After decades of critically documenting nuclear power’s outsize costs, I finally admitted to myself that the carbon-reduction benefits from continuing to run US nuclear plants are substantial, and in some respects irreplaceable. I made the case for keeping them open in an April article on TheNation.com.
Closing New York’s Indian Point reactors last year was a climate blunder, I wrote. Not just because fraced gas is now filling the breach, but because the need to replace the lost carbon-free power means that new wind and solar farms won’t drive emissions down further. California, facing the same equation, should shelve its plan to shutter the Diablo Canyon nuclear power plant in 2024, I said.
“Total bullshit,” a lifelong anti-nuker wrote me. “You should be ashamed.” More representative of the comments, though, was this: “Continued reliance on nuclear power going forward now is part of the price of our collective past failures.”
Amen. The failures propping up US carbon emissions are multiple. Not just Senator Joe Manchin, who torpedoed President Biden’s Build Back Better clean-energy legislation. Not just the Senate Republicans, any one of whom could have cast the critical 50th vote needed to help it pass. And not just Big Carbon, whose dark money and disinformation perpetuate climate inaction.
Through its own poor choices, the climate movement is failing as well.
Too many of our climate campaigns are ill-considered. Too much of our agenda is narrow-gauged. Too often, our lens for assessing climate proposals is ideological rather than pragmatic.
Consider the decade-long campaign to induce pension funds and banks to divest their fossil fuel holdings. Is Big Oil shamed and starved for new capital today? Not with roaring demand for oil and gas. US vehicles, super-sized, account for about 10 percent of worldwide petroleum consumption. Yet challenges to American motordom come mostly from outgunned cycling and transit campaigners, not the climate movement.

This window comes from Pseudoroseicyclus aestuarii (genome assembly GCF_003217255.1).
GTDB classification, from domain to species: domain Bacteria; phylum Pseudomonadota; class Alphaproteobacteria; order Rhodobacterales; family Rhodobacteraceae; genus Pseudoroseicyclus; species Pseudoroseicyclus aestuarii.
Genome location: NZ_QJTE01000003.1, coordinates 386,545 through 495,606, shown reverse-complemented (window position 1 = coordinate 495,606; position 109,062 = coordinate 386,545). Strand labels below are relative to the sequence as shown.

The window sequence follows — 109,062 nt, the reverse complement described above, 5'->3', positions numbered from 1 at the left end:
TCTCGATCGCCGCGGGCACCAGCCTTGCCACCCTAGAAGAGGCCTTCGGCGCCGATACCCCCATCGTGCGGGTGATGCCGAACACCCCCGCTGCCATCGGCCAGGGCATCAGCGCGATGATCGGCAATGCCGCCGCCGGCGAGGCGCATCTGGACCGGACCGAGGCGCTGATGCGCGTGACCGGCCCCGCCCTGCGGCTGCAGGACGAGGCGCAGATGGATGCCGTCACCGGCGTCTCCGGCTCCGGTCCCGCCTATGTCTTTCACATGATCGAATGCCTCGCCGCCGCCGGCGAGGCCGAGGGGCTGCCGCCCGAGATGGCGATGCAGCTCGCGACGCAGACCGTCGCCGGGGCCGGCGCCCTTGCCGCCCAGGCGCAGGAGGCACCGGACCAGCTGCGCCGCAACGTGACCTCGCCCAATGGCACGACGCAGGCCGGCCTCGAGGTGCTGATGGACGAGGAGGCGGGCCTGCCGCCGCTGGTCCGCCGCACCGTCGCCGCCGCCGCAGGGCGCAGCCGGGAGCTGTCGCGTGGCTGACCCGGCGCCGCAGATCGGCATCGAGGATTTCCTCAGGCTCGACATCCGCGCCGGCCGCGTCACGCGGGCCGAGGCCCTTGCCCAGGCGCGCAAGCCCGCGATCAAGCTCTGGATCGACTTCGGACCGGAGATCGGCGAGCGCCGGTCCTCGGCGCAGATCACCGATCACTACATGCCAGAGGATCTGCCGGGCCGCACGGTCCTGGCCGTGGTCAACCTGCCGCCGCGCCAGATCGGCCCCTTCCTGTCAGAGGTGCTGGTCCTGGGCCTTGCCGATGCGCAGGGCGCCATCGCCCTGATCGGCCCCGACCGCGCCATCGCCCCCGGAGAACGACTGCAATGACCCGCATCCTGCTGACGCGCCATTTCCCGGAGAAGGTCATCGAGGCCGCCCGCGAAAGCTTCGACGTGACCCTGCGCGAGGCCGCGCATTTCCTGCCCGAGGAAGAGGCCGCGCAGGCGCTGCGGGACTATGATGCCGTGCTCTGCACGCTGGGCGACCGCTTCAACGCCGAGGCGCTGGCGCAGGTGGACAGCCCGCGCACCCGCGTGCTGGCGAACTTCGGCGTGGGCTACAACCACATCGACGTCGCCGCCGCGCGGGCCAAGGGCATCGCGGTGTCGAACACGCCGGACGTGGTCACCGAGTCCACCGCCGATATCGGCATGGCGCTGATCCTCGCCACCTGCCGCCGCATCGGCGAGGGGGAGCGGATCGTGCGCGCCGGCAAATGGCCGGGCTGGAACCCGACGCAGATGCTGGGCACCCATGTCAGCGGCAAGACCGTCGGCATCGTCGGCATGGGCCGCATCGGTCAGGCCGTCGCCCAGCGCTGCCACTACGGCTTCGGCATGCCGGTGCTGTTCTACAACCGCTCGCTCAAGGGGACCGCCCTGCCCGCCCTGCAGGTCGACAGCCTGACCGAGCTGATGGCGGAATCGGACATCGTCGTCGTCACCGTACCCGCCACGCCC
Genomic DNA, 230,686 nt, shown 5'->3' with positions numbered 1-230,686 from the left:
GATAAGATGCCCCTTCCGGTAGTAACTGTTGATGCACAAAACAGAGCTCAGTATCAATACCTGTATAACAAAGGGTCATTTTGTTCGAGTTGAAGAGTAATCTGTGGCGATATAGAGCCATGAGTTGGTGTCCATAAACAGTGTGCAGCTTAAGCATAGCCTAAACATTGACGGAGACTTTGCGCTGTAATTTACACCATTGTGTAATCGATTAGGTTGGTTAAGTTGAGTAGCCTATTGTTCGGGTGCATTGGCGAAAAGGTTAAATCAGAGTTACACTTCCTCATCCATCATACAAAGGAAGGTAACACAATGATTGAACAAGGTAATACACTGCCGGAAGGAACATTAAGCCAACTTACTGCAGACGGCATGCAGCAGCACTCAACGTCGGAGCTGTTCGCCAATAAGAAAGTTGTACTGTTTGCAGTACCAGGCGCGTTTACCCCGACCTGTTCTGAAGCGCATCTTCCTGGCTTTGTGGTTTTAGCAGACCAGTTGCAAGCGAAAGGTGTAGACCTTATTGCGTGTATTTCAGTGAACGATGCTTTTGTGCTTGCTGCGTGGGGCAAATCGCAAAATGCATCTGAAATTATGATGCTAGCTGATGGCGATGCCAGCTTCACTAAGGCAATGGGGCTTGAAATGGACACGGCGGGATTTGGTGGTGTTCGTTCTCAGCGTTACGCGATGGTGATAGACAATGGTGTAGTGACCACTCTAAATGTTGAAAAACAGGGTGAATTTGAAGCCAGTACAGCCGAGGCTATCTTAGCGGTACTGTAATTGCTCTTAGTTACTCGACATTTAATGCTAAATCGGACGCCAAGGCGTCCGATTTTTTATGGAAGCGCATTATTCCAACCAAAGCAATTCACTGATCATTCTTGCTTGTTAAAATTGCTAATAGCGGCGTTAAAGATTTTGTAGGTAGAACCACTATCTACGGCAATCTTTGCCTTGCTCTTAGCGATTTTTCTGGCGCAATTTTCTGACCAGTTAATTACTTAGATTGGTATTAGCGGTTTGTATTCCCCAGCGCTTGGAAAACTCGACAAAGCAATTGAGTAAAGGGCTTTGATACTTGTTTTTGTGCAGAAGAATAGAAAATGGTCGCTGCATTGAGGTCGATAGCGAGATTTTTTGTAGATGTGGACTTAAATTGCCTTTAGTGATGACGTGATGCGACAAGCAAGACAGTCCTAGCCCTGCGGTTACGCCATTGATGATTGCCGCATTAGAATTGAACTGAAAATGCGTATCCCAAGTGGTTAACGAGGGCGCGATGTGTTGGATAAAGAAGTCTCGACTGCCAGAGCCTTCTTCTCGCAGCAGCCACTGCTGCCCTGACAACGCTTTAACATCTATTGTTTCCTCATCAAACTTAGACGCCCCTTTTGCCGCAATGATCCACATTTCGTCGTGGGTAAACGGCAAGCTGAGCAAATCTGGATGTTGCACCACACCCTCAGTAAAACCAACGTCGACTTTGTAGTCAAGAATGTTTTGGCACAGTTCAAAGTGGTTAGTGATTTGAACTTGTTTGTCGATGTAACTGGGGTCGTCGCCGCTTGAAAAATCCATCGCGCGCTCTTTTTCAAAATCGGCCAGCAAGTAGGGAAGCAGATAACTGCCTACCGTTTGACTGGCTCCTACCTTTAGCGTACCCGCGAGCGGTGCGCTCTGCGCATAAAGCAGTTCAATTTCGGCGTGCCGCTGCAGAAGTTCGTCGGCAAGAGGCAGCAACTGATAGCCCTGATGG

Now, with most federal action blocked, climate have sought and won a ban on heat gas in new buildings in New York City, though they failed in their first push for a statewide ban.
The drive to “electrify everything” is laudable, given that electricity can be decarbonized whereas gas furnaces and stoves cannot. Yet trying to take the ban statewide elbowed aside bolder ideas, such as legalizing accessory dwelling units and stopping highway widenings.
To be sure, not everyone is ready to admit that fatter highways and pastoral, exclusive suburbs are carbon disasters. But only broader campaigns can link climate to other pressing concerns like homelessness, housing unaffordability, costly gasoline, and traffic violence.
The granddaddy of US climate failures, of course, is the absence of the one policy that economists believe could unlock the vast emissions reductions needed to meet the Paris Agreement’s goal of limiting global warming to 1.5 degrees Celsius: national carbon taxation.
A straightforward “price on carbon”—administered not via easily gamed cap-and-trade schemes but through “upstream” levies on the carbon content of fuels—was once thought appealing to left and right alike. It is now abjured by both.
The right, of course, is both repellently all-in on fossil fuels and hyper-aware that its wealthy base of profligate carbon consumers would pay the most through a carbon tax. Which makes the left’s antipathy to carbon taxes not just surprising but downright bizarre.
This hesitation has multiple strands: seeing carbon pricing as another contrivance of the predatory capitalism that built white wealth off the land and labor of Indigenous and African-descended peoples; suspicion that carbon pricing lets polluters avoid reducing local emissions by purchasing “offsets”; a misplaced conviction that carbon pricing in California has worsened disproportionate pollution burdens on disadvantaged communities; and excessive faith that regulating pollution can overcome fossil-fuel dependence.
Economic models abound to show how fast carbon taxes will shrink the use of fossil fuels. Models aren’t life, but they broadly agree that a robustly rising federal tax could, within a decade, dial back US emissions by about a third. To turn our backs on carbon reductions on that scale is, I believe, suicidal.
Our increasing climate stalemate led me to abandon my silence as existing nuclear power plants were extinguished. A similar rethink on carbon taxes by progressives won’t win over climate denialists. In time, though, with a more far-sighted left ascendant, it could become a stepping stone to climate progress.